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Question
Posted by: me | 2010/06/17

teen

Good day Prof. My friends girl is now 14 years old. This year she suddenly started to faint. They took her to a specialist however they can not pick up anything. All the tests are clear. They suspect that it might be her blood pressure and gave her meds for that. My question is if this can be psychological. she seems to faint everytime she is in a stressfull situation. For example las week she fainted after she did something her parents was really upset about and took her to task. Her mother do not want to adres any misbehaving because she is afraid that her daugther will faint again. Please advice. Due to this her parents are allowing her things they should not all due to the fact that they are scared about the next time she will faint.

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Our expert says:
Expert ImageCyberShrink

There are major medical / physiological reasons why some people faint - only the other day the head of the American Army fainted while testifying to Congress - but emotionally based fainting is also common. At one time it was almost fashionable to faint or "swoon", and most common in young women.
As a response to stress it certainly can happen - especially if it leads to her being able to avoid whatever was stressing her, and even better, leads to loads of sympathy and special treatment.
And it sounds exactly like this in the situation you describe, and the kid has ingeniously or accidentally discovered exactly how to control her parents, and to avoid the controls she needs.
The parents could perhaps make sure she is sitting down when she is scolded, but should make it entirely clear that her fainting is a nuisance which can't be allowed to dominate the house or to avoid her being expected to keep to the home rules.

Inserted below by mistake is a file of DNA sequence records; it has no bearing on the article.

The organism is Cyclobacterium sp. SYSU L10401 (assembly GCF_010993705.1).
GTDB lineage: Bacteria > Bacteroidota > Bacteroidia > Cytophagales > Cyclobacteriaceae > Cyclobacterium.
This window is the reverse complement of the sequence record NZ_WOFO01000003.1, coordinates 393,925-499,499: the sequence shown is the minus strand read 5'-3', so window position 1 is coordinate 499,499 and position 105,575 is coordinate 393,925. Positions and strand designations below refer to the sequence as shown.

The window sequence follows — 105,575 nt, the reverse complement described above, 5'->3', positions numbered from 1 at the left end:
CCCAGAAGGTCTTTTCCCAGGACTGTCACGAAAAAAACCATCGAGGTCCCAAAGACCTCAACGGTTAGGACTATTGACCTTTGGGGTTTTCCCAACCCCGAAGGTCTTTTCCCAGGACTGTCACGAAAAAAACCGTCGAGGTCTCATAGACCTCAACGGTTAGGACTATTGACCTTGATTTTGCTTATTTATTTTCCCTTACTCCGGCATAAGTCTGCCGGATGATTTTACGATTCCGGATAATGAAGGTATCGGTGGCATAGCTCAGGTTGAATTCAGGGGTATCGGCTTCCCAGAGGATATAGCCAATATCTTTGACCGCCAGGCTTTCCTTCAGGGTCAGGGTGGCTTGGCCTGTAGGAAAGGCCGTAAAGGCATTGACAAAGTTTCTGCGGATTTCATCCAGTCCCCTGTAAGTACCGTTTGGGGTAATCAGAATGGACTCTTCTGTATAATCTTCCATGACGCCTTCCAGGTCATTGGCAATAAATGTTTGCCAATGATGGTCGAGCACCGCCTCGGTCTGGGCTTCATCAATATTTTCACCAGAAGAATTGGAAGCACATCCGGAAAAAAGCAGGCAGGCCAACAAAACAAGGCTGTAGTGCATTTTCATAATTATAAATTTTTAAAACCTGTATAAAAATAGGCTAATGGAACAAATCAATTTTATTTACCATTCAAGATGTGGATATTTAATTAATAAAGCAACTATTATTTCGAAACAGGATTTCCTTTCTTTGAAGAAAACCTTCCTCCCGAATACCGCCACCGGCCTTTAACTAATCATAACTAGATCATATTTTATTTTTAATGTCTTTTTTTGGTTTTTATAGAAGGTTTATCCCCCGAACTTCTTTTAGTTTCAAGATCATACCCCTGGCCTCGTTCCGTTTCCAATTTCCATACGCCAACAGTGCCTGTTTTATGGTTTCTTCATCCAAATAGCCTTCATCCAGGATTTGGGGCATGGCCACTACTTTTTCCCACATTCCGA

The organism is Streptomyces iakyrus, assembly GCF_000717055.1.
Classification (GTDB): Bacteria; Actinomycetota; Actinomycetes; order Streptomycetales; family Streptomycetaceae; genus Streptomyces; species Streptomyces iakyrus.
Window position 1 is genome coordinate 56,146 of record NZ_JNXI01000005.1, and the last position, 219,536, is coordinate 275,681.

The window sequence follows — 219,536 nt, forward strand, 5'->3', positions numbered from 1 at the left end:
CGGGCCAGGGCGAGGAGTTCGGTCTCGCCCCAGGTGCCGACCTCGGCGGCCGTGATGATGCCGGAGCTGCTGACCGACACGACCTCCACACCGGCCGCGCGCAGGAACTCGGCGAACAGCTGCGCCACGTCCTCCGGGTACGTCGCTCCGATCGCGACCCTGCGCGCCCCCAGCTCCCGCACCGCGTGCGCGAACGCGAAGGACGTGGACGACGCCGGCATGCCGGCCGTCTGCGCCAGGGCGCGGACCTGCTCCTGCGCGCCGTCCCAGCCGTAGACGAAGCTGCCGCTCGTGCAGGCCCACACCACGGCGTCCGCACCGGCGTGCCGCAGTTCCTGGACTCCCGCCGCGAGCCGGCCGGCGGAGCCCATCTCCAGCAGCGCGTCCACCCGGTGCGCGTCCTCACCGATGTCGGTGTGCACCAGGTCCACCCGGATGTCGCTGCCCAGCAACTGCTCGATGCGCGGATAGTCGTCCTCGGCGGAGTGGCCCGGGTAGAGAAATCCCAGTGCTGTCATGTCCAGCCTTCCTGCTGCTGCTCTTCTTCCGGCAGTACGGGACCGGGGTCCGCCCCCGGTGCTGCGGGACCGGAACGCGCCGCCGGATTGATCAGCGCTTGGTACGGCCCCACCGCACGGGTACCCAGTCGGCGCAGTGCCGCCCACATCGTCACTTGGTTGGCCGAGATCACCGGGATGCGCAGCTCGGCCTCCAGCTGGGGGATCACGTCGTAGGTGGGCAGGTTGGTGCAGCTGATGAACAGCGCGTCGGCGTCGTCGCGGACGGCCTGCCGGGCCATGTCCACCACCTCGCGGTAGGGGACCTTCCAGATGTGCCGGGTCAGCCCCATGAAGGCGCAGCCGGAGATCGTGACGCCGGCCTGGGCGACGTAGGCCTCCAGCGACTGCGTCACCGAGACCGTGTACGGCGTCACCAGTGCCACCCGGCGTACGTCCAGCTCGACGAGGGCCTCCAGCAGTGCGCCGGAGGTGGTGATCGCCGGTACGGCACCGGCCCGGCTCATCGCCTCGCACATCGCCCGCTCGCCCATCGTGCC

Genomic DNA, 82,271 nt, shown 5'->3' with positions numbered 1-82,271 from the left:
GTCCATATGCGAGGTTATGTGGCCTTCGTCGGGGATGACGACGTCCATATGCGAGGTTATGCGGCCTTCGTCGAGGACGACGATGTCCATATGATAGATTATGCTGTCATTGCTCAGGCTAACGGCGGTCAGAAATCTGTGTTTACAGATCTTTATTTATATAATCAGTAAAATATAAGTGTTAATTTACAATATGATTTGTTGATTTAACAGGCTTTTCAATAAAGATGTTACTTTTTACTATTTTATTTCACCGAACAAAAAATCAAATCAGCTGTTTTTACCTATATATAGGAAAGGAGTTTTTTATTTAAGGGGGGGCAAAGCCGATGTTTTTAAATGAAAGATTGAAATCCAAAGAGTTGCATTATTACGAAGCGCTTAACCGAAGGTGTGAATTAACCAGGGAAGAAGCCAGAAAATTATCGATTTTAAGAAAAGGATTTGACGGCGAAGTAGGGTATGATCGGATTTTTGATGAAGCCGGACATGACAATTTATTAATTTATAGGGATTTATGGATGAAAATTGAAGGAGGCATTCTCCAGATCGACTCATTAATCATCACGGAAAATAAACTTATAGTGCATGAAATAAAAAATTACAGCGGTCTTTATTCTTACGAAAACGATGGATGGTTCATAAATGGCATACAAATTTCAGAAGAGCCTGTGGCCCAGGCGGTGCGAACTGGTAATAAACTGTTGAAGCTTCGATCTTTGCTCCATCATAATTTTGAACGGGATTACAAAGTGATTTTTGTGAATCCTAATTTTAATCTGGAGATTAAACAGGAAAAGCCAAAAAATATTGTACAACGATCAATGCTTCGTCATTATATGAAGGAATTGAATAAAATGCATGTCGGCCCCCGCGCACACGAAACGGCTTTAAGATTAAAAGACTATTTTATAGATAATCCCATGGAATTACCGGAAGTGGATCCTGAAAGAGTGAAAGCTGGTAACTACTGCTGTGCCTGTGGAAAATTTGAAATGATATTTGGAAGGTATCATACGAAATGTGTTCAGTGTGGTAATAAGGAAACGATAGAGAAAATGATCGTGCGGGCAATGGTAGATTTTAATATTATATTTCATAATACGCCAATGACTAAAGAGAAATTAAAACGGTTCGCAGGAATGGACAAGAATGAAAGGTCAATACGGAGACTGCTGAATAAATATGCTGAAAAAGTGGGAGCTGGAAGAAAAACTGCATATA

Usually in this sort of emotional "fainting", the faint is dramatic and impressive, but the person doesn't hurt themselves.
If she proves reluctant to give up this new skill, she should see a child psychologist to plan a way to wean her off this bad habit

The information provided does not constitute a diagnosis of your condition. You should consult a medical practitioner or other appropriate health care professional for a physical exmanication, diagnosis and formal advice. Health24 and the expert accept no responsibility or liability for any damage or personal harm you may suffer resulting from making use of this content.

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Our users say:
Posted by: cybershrink | 2010/06/17

There are major medical / physiological reasons why some people faint - only the other day the head of the American Army fainted while testifying to Congress - but emotionally based fainting is also common. At one time it was almost fashionable to faint or "swoon", and most common in young women.
As a response to stress it certainly can happen - especially if it leads to her being able to avoid whatever was stressing her, and even better, leads to loads of sympathy and special treatment.
And it sounds exactly like this in the situation you describe, and the kid has ingeniously or accidentally discovered exactly how to control her parents, and to avoid the controls she needs.
The parents could perhaps make sure she is sitting down when she is scolded, but should make it entirely clear that her fainting is a nuisance which can't be allowed to dominate the house or to avoid her being expected to keep to the home rules.
Usually in this sort of emotional "fainting", the faint is dramatic and impressive, but the person doesn't hurt themselves.
If she proves reluctant to give up this new skill, she should see a child psychologist to plan a way to wean her off this bad habit

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